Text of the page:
2. BallisticPRS is at home where speed is absolutely paramount and for those shooters who’s area of operations could literally be anywhere in any conditions. This version is specifically designed to be able to be used for US Letter or A4 size full sheet pages or 2.75″ x 4.75″ arm-board carrier cards or half-sheets with a very little bit of manual work.
  3. BallisticDLR is an all encompassing analytical engine and ballistics package in one. It’s most powerful features allow direct comparisons between multiple gun/load combinations and deeply enlightening statistical analysis of past performance and future results. While not optimized for single or multi-page printing with perfected pagination it will print on A4 size or US Letter though margins and other settings may need to be adjusted. BallisticDLR is the first and only BallisticXLR product that is meant specifically to be used primarily on a computer rather than to use to print something that doesn’t require any electricity. Owners of BallisticDLR should probably own a copy of BallisticXLR or BallisticPRS as well.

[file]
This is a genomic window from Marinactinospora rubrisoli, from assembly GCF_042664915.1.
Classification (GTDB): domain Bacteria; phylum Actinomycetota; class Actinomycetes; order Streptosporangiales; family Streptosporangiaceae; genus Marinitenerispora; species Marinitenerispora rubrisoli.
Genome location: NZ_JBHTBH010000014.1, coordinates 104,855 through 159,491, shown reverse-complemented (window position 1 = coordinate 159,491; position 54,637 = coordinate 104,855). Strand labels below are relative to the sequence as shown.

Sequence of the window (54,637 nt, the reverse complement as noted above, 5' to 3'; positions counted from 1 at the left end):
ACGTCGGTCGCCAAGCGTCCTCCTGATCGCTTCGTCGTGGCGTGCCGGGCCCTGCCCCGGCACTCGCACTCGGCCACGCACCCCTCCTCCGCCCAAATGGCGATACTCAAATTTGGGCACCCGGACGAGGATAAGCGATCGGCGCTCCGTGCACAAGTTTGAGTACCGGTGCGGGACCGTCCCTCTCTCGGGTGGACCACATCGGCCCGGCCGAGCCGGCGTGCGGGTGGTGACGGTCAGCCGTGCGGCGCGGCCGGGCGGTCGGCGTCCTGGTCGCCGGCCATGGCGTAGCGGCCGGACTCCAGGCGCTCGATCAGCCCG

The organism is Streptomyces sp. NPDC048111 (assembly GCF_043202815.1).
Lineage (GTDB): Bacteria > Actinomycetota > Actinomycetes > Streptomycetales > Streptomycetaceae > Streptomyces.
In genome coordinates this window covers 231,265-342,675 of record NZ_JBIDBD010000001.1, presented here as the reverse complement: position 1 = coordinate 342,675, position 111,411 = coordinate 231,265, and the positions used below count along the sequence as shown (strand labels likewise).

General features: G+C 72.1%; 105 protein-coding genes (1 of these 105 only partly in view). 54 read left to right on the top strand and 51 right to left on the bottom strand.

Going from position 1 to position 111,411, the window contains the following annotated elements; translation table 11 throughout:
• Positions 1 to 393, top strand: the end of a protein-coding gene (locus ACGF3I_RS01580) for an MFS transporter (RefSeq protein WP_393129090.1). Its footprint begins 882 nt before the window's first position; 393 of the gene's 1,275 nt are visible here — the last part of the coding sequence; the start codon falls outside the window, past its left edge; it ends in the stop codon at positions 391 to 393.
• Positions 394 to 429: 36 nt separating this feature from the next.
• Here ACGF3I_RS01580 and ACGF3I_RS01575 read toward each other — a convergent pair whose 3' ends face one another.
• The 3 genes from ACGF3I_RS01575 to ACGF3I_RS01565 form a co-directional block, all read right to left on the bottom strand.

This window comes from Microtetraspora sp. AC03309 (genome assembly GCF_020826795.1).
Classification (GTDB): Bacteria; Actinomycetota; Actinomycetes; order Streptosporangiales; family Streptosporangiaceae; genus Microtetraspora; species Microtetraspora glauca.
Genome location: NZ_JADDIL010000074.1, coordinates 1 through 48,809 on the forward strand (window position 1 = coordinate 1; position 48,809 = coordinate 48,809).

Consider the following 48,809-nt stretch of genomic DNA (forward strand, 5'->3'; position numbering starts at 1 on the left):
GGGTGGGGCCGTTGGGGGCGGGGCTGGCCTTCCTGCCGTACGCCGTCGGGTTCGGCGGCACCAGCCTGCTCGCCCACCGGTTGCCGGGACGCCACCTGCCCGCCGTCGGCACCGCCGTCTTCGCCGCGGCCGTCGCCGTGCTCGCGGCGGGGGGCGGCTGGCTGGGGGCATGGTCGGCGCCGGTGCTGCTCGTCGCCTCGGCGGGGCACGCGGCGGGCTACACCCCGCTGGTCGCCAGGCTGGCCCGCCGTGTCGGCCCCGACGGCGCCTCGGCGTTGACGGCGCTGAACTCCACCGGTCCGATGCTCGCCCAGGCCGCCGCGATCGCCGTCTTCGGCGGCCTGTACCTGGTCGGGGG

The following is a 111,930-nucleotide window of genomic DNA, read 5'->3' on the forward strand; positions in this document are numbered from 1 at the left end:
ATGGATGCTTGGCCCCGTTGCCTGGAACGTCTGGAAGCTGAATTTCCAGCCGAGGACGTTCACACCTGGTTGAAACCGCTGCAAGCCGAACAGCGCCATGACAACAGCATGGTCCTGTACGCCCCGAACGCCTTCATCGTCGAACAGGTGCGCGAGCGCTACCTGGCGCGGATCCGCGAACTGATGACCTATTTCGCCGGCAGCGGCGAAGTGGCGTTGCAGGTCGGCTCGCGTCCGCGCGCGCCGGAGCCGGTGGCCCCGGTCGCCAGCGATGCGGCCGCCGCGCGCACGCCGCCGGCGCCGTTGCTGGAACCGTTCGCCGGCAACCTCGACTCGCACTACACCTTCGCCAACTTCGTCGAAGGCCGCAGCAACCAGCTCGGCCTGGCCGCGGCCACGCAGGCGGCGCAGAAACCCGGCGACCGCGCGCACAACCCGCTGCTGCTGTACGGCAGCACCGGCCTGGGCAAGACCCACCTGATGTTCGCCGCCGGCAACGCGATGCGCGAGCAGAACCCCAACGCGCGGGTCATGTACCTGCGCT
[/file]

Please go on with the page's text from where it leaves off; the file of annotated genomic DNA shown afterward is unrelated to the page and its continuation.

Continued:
Ready for some pictures? I am. Play that sad sad song you like while you look upon the place where I grow my ballistics, lay thine eyes upon the glory of the numbers and know in your soul that you are in possession of the ultimate power: The power of knowledge.

Long Range Cartridge Direct Comparison
Multi-Session Muzzle Velocity Variation Analytics

Calc Form Pro – Ultimate AutomationDynamic Calc Form – Simplify Your Data Inputs

New Simpler Calc Form Layout
100yrd Secondary Functions

Classic Extended Data

100yrd Primary Functions – NOW With Humidity!

Updated 10 & 100 yrd/m Hasty Tables
Oodles of built-in MVV curves

 

Store and Compare Multiple Rifles/Loads

 

The launch is a few days off yet. We’re setting up some last minute details to make this easy on you and us. Pricing will be similar to existing products and support pricing will also be similar but there will be no Gold level support because most of the support staff for this new product are in Europe but the users are mostly bound to be USA based.

Progression of Project Rolling Stone – Mossberg MVP .223

When I picked it up, I got it only because it could take my 20 & 30 round AR-15 magazines and I was in to squirrel shooting and preparing a trip to Cedarville, CA for their annual Squirrel Wars event. I was going to not spend all day loading mags this time and didn’t want to use an AR-15 again. Bolt action seemed better.